The future of train travel
More electric cars, greener housing and no more free plastic bags: we've all noticed and heard of the measures that governments are taking to try and stop the earth from warming up even more. However, you don't hear a lot about the things that railway companies are trying to achieve in this, even though they're actually doing a lot in this regard. We'll break it down for you.
Did you know...
...that when the emissions of the transport sector in total were growing, the emissions of the railway sector were actually going down?
Of all the CO2 that's emitted by EU countries (in 2014), the transport sector was responsible for 31%. Cars and other vehicles contribute the most (73,4%), followed by aviation (12,6%) and maritime transport (10,6%), with lastly the railway sector, which is responsible for 1,6% of the transport sector CO2 emissions.
So clearly travelling by train is the most responsible way to get from A to B to C and further. Are you ready to discover all of Europe by train?
What are railway companies doing to fight climate change?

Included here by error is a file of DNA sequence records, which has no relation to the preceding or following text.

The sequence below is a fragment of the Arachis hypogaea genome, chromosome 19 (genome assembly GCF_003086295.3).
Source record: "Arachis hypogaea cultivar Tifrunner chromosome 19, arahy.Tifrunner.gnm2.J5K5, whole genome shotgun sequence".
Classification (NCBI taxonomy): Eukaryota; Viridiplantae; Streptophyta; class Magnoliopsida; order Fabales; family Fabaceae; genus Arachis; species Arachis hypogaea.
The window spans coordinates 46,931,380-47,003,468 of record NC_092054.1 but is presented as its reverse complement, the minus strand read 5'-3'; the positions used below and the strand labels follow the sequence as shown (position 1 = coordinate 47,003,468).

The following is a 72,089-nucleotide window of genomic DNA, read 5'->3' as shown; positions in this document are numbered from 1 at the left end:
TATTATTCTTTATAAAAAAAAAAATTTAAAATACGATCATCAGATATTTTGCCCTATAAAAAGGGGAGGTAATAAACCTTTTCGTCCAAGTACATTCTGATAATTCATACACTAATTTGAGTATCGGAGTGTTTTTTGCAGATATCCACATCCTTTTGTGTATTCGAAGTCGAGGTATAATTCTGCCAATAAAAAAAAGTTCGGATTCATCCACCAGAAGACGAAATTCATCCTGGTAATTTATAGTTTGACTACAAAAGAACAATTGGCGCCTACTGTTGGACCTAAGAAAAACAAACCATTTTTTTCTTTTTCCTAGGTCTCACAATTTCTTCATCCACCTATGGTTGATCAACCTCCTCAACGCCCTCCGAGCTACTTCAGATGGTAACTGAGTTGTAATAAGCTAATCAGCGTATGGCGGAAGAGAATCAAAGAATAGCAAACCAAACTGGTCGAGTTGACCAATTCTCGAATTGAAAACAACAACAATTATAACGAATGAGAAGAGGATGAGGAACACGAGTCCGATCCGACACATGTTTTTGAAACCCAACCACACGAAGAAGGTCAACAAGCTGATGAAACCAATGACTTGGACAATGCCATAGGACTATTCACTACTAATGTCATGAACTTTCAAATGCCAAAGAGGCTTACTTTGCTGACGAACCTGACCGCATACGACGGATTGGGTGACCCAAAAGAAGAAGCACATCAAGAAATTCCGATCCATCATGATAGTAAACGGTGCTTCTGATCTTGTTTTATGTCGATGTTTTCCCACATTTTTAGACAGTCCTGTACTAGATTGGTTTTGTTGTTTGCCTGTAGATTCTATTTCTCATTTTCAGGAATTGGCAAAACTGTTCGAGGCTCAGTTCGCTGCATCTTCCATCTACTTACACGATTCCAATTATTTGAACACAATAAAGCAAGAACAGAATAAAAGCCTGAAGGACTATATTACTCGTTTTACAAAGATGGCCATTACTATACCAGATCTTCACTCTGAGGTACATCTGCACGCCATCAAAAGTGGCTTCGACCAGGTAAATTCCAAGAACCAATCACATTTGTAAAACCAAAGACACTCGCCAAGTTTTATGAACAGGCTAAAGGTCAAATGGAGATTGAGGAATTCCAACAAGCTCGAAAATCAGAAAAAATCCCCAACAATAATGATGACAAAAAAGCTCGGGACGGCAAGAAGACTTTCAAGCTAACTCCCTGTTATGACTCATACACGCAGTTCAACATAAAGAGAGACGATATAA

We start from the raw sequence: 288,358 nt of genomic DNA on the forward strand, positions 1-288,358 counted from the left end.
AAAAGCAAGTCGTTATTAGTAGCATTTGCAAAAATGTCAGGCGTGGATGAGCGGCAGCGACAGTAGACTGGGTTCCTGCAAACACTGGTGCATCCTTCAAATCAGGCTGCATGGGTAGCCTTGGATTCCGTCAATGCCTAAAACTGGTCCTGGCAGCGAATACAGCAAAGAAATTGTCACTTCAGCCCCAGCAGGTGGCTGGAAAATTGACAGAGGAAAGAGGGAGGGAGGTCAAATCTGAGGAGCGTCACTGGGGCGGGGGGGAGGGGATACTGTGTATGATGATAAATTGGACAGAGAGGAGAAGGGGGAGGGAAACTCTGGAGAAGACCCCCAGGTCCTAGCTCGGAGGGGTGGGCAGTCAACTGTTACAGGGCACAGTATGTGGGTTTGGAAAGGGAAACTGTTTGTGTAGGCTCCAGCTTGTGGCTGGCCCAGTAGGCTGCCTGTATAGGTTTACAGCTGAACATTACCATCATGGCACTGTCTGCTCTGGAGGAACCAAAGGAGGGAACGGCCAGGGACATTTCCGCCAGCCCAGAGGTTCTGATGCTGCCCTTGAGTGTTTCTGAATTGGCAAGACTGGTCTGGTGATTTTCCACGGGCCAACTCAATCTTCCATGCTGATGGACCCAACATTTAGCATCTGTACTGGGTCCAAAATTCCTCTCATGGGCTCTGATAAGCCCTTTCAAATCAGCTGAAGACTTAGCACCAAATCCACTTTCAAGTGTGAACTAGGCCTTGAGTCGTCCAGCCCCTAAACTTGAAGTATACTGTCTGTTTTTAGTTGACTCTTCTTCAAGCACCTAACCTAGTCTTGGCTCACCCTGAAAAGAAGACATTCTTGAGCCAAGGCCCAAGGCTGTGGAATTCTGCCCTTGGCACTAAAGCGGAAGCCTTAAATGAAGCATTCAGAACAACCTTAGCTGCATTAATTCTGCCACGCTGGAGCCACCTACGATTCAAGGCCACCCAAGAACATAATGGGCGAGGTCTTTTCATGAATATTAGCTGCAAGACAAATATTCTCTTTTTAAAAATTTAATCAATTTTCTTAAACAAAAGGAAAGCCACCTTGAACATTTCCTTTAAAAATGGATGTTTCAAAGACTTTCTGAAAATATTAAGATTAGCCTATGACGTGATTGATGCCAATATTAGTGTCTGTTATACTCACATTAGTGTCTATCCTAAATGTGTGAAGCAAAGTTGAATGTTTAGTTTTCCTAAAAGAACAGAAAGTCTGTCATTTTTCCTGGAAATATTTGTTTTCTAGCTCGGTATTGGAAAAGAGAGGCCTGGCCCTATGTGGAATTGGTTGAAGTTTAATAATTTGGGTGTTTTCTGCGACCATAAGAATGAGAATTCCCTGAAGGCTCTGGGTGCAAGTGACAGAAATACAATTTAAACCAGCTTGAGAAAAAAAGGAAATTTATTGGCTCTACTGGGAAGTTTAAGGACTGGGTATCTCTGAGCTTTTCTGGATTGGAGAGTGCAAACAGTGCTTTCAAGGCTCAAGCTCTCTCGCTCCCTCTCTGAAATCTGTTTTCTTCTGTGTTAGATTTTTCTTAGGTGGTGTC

The European railway sector may be a small player in the transport world, but that doesn't mean there aren't ways they can and will improve! As we wrote above, they've been decreasing their emissions for years already.
The bigger goals they're wanting to reach with all their improvements are:
"Compared to 1990, the European Railways will have reduced the specific average CO2 emissions* from train operations by 50% in 2030, with the ultimate goal to provide society with carbon free train travel in 2050."
There are also goals to become more energy efficient and reduce the total exhaust emissions of Nitrogen Oxides and Particulate Matter. And what's great is that they are actually well on their way in reaching their goals!
You can read more about the sustainable mobility strategy on the websites of the CER and the UIC. For more information about a railway you can visit the website of the railway company that has your interest.
*Specific CO2 emissions are defined as emissions of CO2 per transport unit (passenger-km or tonne-km), specified by mode (road, rail, inland, maritime, air)
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